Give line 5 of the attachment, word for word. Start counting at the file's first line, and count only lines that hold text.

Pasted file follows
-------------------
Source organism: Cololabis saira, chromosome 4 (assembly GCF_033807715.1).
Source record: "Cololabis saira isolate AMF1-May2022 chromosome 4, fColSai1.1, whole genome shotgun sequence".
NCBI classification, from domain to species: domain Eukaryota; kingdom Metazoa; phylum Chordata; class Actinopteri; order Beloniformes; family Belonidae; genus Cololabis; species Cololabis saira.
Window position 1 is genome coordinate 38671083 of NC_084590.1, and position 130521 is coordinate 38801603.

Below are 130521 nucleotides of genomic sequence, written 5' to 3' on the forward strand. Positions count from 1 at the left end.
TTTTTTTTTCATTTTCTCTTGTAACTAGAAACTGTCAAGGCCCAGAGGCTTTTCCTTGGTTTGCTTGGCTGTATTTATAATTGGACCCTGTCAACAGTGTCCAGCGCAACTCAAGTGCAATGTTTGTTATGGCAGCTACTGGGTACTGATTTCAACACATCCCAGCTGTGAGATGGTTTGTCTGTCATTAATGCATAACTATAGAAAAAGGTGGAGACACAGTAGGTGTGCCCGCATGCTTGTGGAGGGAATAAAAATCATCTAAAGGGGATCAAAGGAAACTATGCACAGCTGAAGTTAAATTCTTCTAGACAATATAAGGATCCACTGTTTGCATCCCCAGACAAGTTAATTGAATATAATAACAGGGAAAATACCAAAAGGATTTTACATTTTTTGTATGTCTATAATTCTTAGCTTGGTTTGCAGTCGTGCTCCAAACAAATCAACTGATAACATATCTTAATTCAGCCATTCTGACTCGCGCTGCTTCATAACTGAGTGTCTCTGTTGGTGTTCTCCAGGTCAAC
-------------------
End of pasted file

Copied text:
Below are 130521 nucleotides of genomic sequence, written 5' to 3' on the forward strand. Positions count from 1 at the left end.